“It’s in a different field and different setting, but when you abstract away the physics, it looks very similar,” Brod says. “I got the intuition that there are things these guys do that optics people have never tried. Let’s try that.”

If the previous “no-go” papers had demarcated the places cross-Kerr nonlinearities failed, Brod and Combes targeted the gap that was left, and found a model that works.

When the pair posted a preprint of their long paper to the arXiv, Gea-Banacloche took a close look – and ended up contributing a section to the paper and becoming a co-author.

Those previous papers are still correct; under the assumptions made in Shapiro’s and Gea-Banacloche’s papers, the systems do not work. But Brod and Combes expect that – should researchers instead use the “Goldilocks” regime of these recent papers – schemes previously deemed to have failed could, in fact, work.


There are a number of schemes currently being pursued to harness photons for quantum computing.

The dominant KLM scheme can require thousands of gates to reach a fidelity of 95 percent. (How good a gate is – its “fidelity” – can be interpreted as how likely the gate is to work, or it can be a measure of noise in the data.)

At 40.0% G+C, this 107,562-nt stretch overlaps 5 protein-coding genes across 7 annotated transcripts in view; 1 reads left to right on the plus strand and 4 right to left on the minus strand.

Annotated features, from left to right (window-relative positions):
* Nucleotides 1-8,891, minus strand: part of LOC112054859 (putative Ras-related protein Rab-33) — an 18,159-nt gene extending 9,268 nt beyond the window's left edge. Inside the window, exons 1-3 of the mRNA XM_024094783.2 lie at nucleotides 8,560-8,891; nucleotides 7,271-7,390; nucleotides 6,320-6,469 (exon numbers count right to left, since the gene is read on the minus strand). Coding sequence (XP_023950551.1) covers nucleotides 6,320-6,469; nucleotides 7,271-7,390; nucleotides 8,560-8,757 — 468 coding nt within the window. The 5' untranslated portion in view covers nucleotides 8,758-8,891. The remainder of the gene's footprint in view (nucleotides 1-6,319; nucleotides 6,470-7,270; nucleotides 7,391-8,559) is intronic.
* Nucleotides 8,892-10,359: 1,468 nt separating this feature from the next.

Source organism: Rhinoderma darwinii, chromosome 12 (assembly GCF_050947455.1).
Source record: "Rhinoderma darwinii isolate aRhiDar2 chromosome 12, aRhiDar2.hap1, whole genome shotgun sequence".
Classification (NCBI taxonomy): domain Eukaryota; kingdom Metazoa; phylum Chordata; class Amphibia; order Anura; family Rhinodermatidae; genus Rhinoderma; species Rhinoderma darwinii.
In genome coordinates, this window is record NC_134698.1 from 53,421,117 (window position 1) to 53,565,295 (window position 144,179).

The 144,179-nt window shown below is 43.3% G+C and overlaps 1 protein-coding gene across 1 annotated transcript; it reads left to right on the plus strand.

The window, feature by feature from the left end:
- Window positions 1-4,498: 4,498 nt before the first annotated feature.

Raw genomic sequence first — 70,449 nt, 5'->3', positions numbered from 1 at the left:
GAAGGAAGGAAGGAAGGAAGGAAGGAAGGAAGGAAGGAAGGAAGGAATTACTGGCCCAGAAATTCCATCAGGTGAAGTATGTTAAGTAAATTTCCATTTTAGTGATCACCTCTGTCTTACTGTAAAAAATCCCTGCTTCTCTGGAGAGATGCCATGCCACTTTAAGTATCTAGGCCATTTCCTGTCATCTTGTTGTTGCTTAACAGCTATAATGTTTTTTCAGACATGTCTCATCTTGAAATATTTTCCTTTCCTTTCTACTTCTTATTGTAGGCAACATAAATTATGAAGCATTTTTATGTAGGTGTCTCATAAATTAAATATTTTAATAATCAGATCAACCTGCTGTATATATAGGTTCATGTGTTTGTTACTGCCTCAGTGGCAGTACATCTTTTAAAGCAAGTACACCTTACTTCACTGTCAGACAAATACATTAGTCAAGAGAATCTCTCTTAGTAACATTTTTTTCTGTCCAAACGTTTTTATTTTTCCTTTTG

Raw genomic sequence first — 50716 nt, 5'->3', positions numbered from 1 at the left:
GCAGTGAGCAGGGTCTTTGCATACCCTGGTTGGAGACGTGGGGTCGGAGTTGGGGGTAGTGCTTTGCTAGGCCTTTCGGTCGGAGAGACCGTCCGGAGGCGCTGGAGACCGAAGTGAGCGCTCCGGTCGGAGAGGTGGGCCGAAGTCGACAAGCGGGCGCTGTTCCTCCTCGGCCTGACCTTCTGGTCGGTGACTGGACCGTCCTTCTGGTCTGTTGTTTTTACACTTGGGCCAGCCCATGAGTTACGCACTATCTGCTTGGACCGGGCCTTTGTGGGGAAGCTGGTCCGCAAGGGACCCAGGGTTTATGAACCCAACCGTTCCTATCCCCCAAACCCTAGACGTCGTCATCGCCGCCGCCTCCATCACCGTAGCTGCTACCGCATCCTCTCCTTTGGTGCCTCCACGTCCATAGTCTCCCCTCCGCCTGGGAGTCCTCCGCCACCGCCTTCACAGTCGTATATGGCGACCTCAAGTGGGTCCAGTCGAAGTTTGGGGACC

A different cross-Kerr proposal, published in 2013, used photons going in the same direction, and required a million sites to reach 95 percent fidelity.

Brod and Combes’ cross-Kerr proposal achieves 95 percent fidelity with just five interaction sites. Twelve sites would bring that up to 99 percent fidelity.

For purists, the impossibility of a 100-percent-fidelity CPHASE gate has been a reason not to pursue the scheme. But for Brod and Combes, that is exactly the reason they believe CPHASE gates via cross-Kerr are worth pursuing.

General quantum computing embraces quantum error correction, which says operations don’t need to be perfect – they just have to pass a threshold of quality.

These two new papers show that cross-Kerr nonlinearities can deliver what Brod and Combes believe is a similar acceptable level of imperfection. The same “good enough” principle could apply.

“People want things to be perfect, which is a lofty goal, but it’s not necessary,” says Combes, who did the work as a postdoctoral fellow at Perimeter and the Institute for Quantum Computing, and recently started a research fellowship in Australia. “You’re never going to get a perfect CPHASE gate, but maybe we don’t actually need one.”